Marion Ette performing late in the evening. Lucy Gellman Photos.
The burlesque performer braved a blizzard to make it to New Haven. DJ Hot Toddie checked twice to see if he was on Santa’s nice list. Artists traded plants and empanadas for earrings. And when the audio cut out, musicians went a cappella to save the day.
A spirit of collaboration defined “Freak Show,” an art exhibition, vendor fair and multimedia performance at Bregamos Community Theater Saturday night. Organized by West Haveners Anika Stewart of Love Anikaa and Elizabeth LaCroix Taylor of LaCroix Artistry, the event brought in hundreds of attendees over several hours. By the time it ended in the wee hours of Sunday morning, dozens were still standing, cheering artists on.
“I think it was just encouraging everyone to come as they are,” Taylor said of the title as she gestured to her art, a number of erotic paintings that she works on when she isn’t doing large-scale mural and public art commissions. “We’re making sure everyone is respectful and open.”
Top: Elizabeth LaCroix Taylor of LaCroix Artistry. Bottom: Nicholas Imbriglio of Passionately Pasta. Lucy Gellman Photos.
As she and Stewart planned the event earlier this year, it became an expanded version of “The Wandering,” a similar night of art and performance that the two curated at the end of 2021. By Saturday afternoon, over a dozen vendors spread out across the theater, mingling as they set up handmade prints and jewelry, lush foliage, vintage clothing and sweet and savory treats. At a small bar in the back, jewel-toned carafes of sangria appeared, wedges of fruit bobbing happily in the liquid.
Close to the building’s heavy front door, leather artist Suyane Oliveira stood behind a table lined with harnesses, slappers, cuffs and belts. The women’s program officer at the New Haven Pride Center, Oliveira said she started leather art two or three years ago, when the pandemic took away her ability to be in community with other queer people. Unable to gather in the same way, “I started to learn for myself,” she said.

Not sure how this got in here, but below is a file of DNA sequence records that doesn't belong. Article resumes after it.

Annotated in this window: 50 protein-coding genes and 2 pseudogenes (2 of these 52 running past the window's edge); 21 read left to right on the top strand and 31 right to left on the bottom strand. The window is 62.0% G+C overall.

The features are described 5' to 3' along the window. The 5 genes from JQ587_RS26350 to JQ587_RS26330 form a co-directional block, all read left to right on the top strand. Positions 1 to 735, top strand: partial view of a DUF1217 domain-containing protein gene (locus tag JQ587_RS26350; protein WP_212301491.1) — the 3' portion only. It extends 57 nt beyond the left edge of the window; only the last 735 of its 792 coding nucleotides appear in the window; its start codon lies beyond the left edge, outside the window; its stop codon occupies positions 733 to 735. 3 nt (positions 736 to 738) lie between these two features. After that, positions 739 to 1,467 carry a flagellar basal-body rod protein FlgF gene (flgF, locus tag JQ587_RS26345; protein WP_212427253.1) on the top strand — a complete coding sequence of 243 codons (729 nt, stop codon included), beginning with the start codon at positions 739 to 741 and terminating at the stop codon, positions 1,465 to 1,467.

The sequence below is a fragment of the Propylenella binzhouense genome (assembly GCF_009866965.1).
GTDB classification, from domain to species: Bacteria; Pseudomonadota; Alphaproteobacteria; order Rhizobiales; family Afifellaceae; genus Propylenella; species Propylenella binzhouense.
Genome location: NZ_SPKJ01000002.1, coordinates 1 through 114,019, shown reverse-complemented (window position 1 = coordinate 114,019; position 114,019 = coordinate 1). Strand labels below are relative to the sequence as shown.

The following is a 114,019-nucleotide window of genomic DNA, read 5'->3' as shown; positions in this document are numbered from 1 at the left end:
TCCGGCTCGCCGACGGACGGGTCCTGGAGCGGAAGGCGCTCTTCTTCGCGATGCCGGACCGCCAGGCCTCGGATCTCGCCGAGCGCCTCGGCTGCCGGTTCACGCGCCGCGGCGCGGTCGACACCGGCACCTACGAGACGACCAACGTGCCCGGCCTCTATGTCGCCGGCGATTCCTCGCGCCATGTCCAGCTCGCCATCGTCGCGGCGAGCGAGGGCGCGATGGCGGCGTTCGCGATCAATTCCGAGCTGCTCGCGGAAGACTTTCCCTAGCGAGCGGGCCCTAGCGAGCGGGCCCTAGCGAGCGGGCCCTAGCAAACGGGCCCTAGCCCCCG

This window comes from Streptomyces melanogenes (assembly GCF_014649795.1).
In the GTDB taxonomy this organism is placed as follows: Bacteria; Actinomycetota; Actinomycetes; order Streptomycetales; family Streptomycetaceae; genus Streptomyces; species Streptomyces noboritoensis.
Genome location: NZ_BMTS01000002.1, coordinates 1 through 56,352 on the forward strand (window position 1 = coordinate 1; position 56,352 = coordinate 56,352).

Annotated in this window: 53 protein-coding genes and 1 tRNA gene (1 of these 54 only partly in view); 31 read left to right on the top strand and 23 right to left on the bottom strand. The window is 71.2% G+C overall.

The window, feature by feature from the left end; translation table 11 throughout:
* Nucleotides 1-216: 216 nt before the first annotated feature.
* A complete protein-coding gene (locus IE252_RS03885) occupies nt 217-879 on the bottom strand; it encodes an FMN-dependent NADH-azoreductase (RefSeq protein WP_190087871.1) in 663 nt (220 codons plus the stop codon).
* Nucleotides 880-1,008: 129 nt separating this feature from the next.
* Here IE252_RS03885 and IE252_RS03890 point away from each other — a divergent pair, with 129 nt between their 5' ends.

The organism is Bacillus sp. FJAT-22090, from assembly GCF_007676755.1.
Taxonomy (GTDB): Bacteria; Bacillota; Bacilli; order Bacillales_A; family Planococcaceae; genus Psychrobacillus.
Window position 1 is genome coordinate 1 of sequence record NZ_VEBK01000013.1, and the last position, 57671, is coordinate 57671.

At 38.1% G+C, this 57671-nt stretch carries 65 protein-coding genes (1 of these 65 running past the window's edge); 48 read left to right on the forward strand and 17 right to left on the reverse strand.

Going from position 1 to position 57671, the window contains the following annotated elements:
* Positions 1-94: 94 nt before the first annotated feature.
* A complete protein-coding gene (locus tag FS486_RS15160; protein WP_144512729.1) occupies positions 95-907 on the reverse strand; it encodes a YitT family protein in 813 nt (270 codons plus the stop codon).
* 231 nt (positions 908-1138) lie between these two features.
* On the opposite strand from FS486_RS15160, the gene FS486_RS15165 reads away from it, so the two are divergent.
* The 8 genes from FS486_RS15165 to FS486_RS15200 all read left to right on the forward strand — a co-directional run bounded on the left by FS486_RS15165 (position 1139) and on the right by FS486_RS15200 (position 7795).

The more she worked, the more she realized that existing leather goods were often targeted toward gay men, rather than gay women and nonbinary folks. Her work, and the hands lovingly crafting it, seek to bust through that stereotype. She added that she was excited to be vending at Saturday’s event, which marked a first for her. It’s part of her working to find community in New Haven, which she has gradually begun to do, she said.
“Everyone is super talented and I’m meeting people I’ve never met before,” she said.
Top: Artist Suyane Oliveira, who runs No Doubt Leather. Bottom: Alex Novak Foster of Pearl Studio. Lucy Gellman Photos.
Beside her, attendees bounced between the work of artists Alex Novak Foster and Laura Rocco, the creative forces behind Pearl Studio and Laura Rocco Art. At Foster’s booth, colorful rows of earrings looked out into the low-lit theater, brightening the space with paper, faux leather and hand-rendered designs. Portraits peeked out behind her, neon as a blue light dipped over them. An education manager at Arts For Learning Connecticut, Foster started making the earrings in 2020, after the pandemic meant that she was spending much more time at home.
As the project grew—and the pandemic continued into what will soon be its third year—Foster kept making the earrings, donating 15 percent of the proceeds to The Bail Project. Saturday, she said she was glad to be back in Bregamos a year after The Wandering, and to see that the event had expanded. As she spoke, she gestured over to a nearby food table, where options from Madeleine’s Empanaderia, Passionately Pasta, Caribe Soul and Kassy Sweets beckoned.